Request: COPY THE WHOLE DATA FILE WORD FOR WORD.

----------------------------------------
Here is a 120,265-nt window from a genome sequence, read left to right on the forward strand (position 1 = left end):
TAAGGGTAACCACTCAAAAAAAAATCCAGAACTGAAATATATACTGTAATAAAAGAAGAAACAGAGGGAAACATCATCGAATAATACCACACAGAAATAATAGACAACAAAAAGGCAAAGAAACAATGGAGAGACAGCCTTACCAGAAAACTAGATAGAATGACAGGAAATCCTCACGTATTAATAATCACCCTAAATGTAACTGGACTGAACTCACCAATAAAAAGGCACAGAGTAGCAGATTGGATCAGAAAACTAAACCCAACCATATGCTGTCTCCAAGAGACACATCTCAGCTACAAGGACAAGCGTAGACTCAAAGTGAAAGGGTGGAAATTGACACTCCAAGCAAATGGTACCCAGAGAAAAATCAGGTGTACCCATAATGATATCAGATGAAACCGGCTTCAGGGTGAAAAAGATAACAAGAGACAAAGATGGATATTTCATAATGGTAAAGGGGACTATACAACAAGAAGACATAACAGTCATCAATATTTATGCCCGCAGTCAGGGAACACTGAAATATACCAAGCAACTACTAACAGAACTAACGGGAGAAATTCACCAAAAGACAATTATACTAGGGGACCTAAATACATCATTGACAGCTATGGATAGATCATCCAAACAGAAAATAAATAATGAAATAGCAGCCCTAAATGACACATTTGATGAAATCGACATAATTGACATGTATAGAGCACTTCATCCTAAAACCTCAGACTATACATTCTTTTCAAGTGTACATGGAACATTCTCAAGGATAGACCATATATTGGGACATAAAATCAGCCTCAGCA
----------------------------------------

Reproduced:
Here is a 120,265-nt window from a genome sequence, read left to right on the forward strand (position 1 = left end):
TAAGGGTAACCACTCAAAAAAAAATCCAGAACTGAAATATATACTGTAATAAAAGAAGAAACAGAGGGAAACATCATCGAATAATACCACACAGAAATAATAGACAACAAAAAGGCAAAGAAACAATGGAGAGACAGCCTTACCAGAAAACTAGATAGAATGACAGGAAATCCTCACGTATTAATAATCACCCTAAATGTAACTGGACTGAACTCACCAATAAAAAGGCACAGAGTAGCAGATTGGATCAGAAAACTAAACCCAACCATATGCTGTCTCCAAGAGACACATCTCAGCTACAAGGACAAGCGTAGACTCAAAGTGAAAGGGTGGAAATTGACACTCCAAGCAAATGGTACCCAGAGAAAAATCAGGTGTACCCATAATGATATCAGATGAAACCGGCTTCAGGGTGAAAAAGATAACAAGAGACAAAGATGGATATTTCATAATGGTAAAGGGGACTATACAACAAGAAGACATAACAGTCATCAATATTTATGCCCGCAGTCAGGGAACACTGAAATATACCAAGCAACTACTAACAGAACTAACGGGAGAAATTCACCAAAAGACAATTATACTAGGGGACCTAAATACATCATTGACAGCTATGGATAGATCATCCAAACAGAAAATAAATAATGAAATAGCAGCCCTAAATGACACATTTGATGAAATCGACATAATTGACATGTATAGAGCACTTCATCCTAAAACCTCAGACTATACATTCTTTTCAAGTGTACATGGAACATTCTCAAGGATAGACCATATATTGGGACATAAAATCAGCCTCAGCA